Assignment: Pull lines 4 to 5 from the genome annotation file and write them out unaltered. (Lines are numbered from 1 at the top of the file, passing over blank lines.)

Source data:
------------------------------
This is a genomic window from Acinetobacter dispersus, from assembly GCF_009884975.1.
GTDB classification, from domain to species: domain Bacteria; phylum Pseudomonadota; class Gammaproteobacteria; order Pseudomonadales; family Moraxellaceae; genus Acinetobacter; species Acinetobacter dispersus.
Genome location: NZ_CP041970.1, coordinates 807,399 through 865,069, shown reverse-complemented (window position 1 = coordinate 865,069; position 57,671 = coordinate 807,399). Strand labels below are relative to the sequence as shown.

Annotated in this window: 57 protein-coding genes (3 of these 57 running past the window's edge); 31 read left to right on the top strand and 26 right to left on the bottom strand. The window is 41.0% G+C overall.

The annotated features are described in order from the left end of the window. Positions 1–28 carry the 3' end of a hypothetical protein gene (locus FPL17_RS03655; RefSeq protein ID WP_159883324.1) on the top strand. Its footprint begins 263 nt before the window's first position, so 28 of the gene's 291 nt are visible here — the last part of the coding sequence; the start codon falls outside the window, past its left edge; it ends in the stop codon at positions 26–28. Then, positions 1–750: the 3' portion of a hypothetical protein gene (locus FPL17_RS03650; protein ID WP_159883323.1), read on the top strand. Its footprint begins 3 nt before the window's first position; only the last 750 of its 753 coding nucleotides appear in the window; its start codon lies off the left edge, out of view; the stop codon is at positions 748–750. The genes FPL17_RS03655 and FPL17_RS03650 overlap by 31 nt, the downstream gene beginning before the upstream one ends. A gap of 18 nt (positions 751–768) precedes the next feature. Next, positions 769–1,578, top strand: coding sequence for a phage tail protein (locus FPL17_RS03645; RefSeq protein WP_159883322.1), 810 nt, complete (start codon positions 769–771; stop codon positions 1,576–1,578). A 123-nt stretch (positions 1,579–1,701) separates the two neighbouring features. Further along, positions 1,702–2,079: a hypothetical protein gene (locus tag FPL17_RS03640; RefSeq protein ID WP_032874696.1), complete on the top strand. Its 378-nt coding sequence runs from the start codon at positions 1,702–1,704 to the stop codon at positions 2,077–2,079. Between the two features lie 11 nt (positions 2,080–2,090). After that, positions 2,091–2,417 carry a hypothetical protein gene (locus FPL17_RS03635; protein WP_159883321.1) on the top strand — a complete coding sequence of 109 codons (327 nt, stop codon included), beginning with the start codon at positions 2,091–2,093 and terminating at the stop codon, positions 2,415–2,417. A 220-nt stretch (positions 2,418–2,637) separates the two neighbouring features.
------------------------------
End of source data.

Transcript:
Annotated in this window: 57 protein-coding genes (3 of these 57 running past the window's edge); 31 read left to right on the top strand and 26 right to left on the bottom strand. The window is 41.0% G+C overall.

The annotated features are described in order from the left end of the window. Positions 1–28 carry the 3' end of a hypothetical protein gene (locus FPL17_RS03655; RefSeq protein ID WP_159883324.1) on the top strand. Its footprint begins 263 nt before the window's first position, so 28 of the gene's 291 nt are visible here — the last part of the coding sequence; the start codon falls outside the window, past its left edge; it ends in the stop codon at positions 26–28. Then, positions 1–750: the 3' portion of a hypothetical protein gene (locus FPL17_RS03650; protein ID WP_159883323.1), read on the top strand. Its footprint begins 3 nt before the window's first position; only the last 750 of its 753 coding nucleotides appear in the window; its start codon lies off the left edge, out of view; the stop codon is at positions 748–750. The genes FPL17_RS03655 and FPL17_RS03650 overlap by 31 nt, the downstream gene beginning before the upstream one ends. A gap of 18 nt (positions 751–768) precedes the next feature. Next, positions 769–1,578, top strand: coding sequence for a phage tail protein (locus FPL17_RS03645; RefSeq protein WP_159883322.1), 810 nt, complete (start codon positions 769–771; stop codon positions 1,576–1,578). A 123-nt stretch (positions 1,579–1,701) separates the two neighbouring features. Further along, positions 1,702–2,079: a hypothetical protein gene (locus tag FPL17_RS03640; RefSeq protein ID WP_032874696.1), complete on the top strand. Its 378-nt coding sequence runs from the start codon at positions 1,702–1,704 to the stop codon at positions 2,077–2,079. Between the two features lie 11 nt (positions 2,080–2,090). After that, positions 2,091–2,417 carry a hypothetical protein gene (locus FPL17_RS03635; protein WP_159883321.1) on the top strand — a complete coding sequence of 109 codons (327 nt, stop codon included), beginning with the start codon at positions 2,091–2,093 and terminating at the stop codon, positions 2,415–2,417. A 220-nt stretch (positions 2,418–2,637) separates the two neighbouring features.